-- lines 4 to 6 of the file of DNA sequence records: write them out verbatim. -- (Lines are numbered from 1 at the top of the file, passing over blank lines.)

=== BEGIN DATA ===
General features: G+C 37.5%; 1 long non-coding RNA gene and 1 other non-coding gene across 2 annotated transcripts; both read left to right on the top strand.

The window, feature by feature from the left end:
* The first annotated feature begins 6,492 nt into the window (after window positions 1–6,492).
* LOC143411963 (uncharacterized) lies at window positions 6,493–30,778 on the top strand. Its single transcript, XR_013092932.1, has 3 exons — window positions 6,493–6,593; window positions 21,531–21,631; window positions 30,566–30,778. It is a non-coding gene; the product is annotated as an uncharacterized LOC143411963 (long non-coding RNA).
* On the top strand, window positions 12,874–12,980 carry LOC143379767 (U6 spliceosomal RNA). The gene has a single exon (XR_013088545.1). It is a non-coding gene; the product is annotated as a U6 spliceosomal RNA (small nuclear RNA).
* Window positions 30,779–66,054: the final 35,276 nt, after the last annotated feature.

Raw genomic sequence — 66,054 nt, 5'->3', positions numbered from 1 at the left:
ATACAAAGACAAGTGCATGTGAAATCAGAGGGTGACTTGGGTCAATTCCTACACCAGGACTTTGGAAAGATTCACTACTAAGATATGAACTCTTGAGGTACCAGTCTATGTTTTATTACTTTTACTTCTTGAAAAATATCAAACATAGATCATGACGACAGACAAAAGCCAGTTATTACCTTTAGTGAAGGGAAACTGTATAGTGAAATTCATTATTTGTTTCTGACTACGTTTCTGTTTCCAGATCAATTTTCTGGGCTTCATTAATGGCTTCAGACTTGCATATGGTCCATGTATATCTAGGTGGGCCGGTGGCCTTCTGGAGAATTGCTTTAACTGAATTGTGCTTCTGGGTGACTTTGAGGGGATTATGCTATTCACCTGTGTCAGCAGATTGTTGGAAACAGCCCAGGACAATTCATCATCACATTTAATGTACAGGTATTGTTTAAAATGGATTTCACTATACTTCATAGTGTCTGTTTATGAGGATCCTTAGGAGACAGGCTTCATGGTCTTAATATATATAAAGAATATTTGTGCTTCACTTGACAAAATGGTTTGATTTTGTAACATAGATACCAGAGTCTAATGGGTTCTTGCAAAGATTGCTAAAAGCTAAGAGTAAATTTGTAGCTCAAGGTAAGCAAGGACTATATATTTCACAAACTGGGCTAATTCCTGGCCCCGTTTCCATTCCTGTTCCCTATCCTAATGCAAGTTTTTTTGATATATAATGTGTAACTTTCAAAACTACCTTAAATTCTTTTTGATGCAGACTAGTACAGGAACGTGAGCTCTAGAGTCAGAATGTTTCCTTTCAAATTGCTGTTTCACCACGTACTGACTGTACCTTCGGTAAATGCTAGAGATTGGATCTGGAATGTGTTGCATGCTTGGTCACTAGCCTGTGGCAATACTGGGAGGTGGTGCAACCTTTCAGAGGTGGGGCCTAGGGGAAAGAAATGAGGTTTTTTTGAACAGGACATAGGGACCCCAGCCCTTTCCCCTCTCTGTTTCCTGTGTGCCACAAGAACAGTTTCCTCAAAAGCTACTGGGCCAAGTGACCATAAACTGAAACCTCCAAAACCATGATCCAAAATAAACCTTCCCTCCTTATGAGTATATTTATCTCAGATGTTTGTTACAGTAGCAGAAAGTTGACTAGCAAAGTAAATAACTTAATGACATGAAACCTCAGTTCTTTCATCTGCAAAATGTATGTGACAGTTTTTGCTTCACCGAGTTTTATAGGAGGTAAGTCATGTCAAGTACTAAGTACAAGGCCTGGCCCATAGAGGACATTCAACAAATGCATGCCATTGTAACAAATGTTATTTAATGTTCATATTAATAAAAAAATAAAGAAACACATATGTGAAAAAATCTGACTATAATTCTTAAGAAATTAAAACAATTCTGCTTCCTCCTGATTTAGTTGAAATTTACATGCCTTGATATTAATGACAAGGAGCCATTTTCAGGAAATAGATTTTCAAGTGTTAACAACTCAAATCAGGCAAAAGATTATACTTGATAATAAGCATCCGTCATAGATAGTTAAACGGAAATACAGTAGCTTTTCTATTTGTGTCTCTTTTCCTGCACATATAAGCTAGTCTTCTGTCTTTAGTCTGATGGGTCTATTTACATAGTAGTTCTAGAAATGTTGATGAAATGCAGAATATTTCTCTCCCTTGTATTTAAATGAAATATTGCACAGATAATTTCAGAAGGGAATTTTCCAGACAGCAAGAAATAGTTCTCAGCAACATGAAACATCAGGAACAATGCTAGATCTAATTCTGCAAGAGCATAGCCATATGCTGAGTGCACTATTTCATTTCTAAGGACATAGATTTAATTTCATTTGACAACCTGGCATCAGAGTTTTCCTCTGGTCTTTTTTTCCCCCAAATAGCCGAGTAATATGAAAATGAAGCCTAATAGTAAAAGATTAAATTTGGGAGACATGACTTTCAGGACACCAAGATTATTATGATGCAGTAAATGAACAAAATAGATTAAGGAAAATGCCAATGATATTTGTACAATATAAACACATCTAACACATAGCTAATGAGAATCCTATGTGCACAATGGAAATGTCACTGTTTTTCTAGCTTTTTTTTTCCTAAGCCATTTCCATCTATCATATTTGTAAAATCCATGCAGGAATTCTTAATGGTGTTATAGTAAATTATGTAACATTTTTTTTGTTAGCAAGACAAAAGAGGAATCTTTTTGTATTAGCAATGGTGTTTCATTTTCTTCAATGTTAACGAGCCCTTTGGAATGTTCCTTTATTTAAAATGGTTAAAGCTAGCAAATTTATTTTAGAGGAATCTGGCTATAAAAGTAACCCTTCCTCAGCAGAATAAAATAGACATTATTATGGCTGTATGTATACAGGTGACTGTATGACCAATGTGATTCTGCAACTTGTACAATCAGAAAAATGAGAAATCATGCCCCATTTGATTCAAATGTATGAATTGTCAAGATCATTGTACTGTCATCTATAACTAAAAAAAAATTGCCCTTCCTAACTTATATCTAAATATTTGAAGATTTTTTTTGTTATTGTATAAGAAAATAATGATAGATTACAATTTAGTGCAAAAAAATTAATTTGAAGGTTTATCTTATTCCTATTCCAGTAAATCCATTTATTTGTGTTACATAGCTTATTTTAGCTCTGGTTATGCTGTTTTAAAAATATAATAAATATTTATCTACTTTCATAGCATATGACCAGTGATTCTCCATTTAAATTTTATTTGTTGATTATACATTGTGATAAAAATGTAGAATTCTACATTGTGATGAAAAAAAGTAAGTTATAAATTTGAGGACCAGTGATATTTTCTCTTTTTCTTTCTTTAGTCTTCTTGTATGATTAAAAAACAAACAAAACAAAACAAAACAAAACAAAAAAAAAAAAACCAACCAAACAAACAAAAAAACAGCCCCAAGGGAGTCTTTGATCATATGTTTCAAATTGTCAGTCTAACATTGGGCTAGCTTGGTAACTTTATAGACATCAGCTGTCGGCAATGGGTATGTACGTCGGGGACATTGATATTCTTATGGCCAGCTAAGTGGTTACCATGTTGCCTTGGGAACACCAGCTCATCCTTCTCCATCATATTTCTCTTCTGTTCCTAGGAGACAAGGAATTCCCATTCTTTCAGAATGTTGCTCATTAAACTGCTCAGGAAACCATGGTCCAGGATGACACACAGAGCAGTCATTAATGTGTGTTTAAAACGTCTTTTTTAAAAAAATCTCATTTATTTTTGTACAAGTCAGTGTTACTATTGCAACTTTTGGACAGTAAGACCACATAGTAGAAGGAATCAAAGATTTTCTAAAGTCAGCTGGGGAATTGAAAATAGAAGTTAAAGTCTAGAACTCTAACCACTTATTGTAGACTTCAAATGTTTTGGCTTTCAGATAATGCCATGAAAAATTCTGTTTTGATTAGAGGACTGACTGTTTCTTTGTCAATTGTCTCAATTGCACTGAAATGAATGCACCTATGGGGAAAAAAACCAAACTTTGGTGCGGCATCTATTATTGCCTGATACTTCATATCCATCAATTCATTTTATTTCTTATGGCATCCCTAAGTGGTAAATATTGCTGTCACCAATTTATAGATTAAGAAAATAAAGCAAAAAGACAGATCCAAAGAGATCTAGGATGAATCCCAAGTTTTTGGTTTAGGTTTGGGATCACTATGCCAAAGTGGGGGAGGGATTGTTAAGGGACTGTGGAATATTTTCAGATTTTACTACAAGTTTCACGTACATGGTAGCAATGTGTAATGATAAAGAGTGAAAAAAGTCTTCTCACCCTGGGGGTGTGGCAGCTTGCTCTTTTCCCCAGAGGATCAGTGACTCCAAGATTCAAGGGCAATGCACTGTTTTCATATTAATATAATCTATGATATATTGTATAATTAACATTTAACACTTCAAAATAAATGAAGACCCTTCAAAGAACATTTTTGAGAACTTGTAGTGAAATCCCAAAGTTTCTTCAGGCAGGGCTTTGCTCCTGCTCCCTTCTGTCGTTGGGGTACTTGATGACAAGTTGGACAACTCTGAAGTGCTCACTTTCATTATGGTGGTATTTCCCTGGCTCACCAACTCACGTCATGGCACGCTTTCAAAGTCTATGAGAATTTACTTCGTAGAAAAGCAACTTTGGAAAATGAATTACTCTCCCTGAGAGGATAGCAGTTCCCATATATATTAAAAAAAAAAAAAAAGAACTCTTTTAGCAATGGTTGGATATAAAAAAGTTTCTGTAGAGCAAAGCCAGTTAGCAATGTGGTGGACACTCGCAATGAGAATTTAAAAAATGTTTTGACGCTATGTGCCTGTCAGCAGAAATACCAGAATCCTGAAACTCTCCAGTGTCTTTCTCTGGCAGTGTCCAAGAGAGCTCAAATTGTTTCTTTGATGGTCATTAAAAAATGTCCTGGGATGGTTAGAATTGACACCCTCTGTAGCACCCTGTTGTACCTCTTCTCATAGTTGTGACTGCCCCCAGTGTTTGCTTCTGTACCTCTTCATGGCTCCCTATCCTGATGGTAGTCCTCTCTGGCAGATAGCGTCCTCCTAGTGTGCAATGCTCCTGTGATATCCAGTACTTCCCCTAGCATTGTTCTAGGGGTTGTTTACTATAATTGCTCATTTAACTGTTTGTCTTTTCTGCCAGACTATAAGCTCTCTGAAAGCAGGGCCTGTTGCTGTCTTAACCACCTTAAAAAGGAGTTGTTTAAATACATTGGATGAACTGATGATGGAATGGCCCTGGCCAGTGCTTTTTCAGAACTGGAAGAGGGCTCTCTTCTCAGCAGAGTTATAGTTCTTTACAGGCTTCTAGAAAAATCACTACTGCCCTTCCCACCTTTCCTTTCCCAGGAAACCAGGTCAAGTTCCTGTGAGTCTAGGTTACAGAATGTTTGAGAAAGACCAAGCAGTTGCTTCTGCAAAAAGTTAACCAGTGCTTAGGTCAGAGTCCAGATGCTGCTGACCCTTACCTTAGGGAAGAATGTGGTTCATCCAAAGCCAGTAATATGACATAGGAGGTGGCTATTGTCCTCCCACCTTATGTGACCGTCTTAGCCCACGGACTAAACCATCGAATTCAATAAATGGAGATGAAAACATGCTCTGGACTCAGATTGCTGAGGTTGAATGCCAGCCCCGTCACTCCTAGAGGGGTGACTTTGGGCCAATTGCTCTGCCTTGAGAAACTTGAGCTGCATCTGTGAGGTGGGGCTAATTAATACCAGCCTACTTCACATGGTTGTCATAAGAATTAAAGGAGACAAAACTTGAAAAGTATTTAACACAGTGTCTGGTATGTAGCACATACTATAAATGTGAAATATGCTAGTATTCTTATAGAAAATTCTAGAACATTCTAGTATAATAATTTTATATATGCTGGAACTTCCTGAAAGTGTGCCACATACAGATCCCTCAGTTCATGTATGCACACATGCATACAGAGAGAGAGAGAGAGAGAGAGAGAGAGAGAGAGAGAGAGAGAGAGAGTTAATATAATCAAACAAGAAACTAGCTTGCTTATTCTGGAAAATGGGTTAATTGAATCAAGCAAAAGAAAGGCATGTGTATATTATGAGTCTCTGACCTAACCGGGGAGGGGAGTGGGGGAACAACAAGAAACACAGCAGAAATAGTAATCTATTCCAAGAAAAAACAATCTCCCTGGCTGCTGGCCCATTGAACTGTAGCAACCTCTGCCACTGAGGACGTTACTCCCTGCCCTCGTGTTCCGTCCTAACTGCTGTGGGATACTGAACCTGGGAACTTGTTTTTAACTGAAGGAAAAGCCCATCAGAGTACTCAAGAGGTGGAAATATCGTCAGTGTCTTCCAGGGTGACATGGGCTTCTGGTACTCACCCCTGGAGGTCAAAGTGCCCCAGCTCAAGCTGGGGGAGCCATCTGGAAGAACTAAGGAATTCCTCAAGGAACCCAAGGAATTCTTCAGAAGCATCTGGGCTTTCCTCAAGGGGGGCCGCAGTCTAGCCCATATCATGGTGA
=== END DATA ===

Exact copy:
* LOC143411963 (uncharacterized) lies at window positions 6,493–30,778 on the top strand. Its single transcript, XR_013092932.1, has 3 exons — window positions 6,493–6,593; window positions 21,531–21,631; window positions 30,566–30,778. It is a non-coding gene; the product is annotated as an uncharacterized LOC143411963 (long non-coding RNA).
* On the top strand, window positions 12,874–12,980 carry LOC143379767 (U6 spliceosomal RNA). The gene has a single exon (XR_013088545.1). It is a non-coding gene; the product is annotated as a U6 spliceosomal RNA (small nuclear RNA).
* Window positions 30,779–66,054: the final 35,276 nt, after the last annotated feature.